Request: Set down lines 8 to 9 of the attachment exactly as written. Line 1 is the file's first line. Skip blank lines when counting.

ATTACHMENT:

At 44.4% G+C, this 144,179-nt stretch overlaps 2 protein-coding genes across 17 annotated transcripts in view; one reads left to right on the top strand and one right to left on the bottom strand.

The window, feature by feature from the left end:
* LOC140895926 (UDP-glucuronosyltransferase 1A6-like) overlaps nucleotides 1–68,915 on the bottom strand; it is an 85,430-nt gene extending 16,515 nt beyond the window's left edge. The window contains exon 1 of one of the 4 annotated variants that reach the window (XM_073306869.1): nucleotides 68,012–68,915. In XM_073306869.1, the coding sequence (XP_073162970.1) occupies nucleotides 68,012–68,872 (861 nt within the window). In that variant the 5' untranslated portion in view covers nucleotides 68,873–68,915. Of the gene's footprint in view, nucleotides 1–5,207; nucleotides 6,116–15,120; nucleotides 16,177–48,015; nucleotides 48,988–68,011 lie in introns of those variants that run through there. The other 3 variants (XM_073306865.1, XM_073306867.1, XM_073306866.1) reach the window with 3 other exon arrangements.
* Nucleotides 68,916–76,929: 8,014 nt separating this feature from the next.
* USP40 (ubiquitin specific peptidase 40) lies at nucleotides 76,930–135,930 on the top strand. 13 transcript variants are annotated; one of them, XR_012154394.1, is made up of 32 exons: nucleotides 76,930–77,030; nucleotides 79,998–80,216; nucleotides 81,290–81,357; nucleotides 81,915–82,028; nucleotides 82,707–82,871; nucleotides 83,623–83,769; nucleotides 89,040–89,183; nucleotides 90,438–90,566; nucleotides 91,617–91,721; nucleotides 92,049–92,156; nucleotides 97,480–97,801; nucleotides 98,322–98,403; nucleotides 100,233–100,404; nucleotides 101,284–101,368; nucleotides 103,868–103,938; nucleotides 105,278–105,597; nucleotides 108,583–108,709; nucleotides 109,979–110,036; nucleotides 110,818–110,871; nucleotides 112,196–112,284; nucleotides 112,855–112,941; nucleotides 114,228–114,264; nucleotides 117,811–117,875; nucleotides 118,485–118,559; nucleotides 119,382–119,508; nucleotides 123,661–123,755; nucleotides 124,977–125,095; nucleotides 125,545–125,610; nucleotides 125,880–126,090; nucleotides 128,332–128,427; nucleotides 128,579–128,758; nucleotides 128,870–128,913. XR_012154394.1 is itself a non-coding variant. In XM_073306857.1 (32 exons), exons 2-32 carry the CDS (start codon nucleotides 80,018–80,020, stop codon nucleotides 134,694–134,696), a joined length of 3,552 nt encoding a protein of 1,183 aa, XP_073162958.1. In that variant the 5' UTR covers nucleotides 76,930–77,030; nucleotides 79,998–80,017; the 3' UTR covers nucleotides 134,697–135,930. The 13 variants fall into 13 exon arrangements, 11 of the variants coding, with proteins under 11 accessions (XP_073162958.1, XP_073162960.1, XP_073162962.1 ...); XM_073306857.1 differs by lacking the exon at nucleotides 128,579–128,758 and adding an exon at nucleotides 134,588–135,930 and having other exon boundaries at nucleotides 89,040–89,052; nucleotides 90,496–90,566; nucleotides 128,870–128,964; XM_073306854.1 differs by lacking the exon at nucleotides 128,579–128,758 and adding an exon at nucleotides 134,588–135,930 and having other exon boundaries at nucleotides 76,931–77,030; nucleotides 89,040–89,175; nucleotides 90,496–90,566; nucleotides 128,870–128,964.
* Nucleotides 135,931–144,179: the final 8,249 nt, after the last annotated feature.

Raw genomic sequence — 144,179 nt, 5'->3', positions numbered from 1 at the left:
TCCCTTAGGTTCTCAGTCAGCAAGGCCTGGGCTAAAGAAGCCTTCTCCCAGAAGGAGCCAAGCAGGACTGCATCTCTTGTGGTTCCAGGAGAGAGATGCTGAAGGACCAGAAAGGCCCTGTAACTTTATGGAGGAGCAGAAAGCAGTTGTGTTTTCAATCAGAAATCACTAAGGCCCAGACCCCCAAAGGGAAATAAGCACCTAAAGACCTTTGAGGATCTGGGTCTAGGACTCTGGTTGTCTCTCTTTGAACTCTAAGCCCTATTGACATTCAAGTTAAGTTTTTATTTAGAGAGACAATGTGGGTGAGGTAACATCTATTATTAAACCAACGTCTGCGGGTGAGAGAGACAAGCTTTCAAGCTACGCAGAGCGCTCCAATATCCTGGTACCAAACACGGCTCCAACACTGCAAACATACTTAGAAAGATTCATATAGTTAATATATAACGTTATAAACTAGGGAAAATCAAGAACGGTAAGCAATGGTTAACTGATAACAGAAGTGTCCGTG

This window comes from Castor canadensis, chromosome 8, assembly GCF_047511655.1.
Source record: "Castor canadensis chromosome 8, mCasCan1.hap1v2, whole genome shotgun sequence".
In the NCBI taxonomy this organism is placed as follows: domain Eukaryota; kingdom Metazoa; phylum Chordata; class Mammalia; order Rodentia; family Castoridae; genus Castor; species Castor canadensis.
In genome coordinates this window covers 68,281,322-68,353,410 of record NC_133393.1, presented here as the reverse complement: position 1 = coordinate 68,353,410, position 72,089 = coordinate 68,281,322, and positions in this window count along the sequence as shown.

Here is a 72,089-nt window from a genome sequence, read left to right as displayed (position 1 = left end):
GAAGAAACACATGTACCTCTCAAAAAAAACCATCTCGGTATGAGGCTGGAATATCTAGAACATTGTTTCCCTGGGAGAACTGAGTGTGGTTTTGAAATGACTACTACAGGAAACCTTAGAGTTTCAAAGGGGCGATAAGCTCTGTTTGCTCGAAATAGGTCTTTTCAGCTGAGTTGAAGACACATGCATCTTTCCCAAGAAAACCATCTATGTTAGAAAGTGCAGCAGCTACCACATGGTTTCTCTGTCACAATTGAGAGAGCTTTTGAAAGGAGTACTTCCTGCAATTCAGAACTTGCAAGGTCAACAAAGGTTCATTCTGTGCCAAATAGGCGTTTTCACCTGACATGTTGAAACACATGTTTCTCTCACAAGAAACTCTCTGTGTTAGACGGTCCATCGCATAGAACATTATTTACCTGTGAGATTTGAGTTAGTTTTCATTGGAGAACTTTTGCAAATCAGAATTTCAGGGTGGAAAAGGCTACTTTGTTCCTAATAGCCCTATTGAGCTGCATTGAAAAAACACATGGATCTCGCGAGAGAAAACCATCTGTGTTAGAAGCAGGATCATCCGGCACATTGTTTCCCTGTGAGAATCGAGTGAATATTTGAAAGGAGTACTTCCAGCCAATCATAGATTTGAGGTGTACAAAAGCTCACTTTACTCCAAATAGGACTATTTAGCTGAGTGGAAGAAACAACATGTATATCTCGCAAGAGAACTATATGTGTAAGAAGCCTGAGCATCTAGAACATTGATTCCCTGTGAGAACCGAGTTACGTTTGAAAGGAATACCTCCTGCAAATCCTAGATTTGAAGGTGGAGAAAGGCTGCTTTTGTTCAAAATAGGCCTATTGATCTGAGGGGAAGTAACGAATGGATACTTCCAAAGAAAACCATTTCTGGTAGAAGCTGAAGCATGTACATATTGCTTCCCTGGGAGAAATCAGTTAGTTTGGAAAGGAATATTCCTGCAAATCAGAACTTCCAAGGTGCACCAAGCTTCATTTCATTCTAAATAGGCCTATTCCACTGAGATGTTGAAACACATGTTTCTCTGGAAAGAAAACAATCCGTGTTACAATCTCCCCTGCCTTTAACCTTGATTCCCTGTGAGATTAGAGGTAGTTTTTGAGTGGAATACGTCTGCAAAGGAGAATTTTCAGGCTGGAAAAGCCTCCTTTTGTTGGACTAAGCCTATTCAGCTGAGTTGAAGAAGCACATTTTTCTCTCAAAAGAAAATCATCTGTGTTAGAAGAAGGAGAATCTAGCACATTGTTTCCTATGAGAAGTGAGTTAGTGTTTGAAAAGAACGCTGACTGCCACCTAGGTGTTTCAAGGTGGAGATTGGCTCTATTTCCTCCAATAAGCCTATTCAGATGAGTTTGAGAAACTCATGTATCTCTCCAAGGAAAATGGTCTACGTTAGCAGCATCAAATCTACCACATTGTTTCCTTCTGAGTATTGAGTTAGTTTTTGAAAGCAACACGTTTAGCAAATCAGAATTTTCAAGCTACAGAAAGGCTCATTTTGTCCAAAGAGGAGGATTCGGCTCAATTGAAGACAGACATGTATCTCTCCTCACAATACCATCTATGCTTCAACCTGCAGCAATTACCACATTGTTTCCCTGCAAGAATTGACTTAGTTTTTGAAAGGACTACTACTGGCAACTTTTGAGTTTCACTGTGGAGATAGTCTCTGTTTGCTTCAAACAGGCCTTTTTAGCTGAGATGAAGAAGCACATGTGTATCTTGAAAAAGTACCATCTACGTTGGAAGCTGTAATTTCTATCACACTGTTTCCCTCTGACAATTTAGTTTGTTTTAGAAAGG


TCCCTTAGGTTCTCAGTCAGCAAGGCCTGGGCTAAAGAAGCCTTCTCCCAGAAGGAGCCAAGCAGGACTGCATCTCTTGTGGTTCCAGGAGAGAGATGCTGAAGGACCAGAAAGGCCCTGTAACTTTATGGAGGAGCAGAAAGCAGTTGTGTTTTCAATCAGAAATCACTAAGGCCCAGACCCCCAAAGGGAAATAAGCACCTAAAGACCTTTGAGGATCTGGGTCTAGGACTCTGGTTGTCTCTCTTTGAACTCTAAGCCCTATTGACATTCAAGTTAAGTTTTTATTTAGAGAGACAATGTGGGTGAGGTAACATCTATTATTAAACCAACGTCTGCGGGTGAGAGAGACAAGCTTTCAAGCTACGCAGAGCGCTCCAATATCCTGGTACCAAACACGGCTCCAACACTGCAAACATACTTAGAAAGATTCATATAGTTAATATATAACGTTATAAACTAGGGAAAATCAAGAACGGTAAGCAATGGTTAACTGATAACAGAAGTGTCCGTG

This window comes from Castor canadensis, chromosome 8, assembly GCF_047511655.1.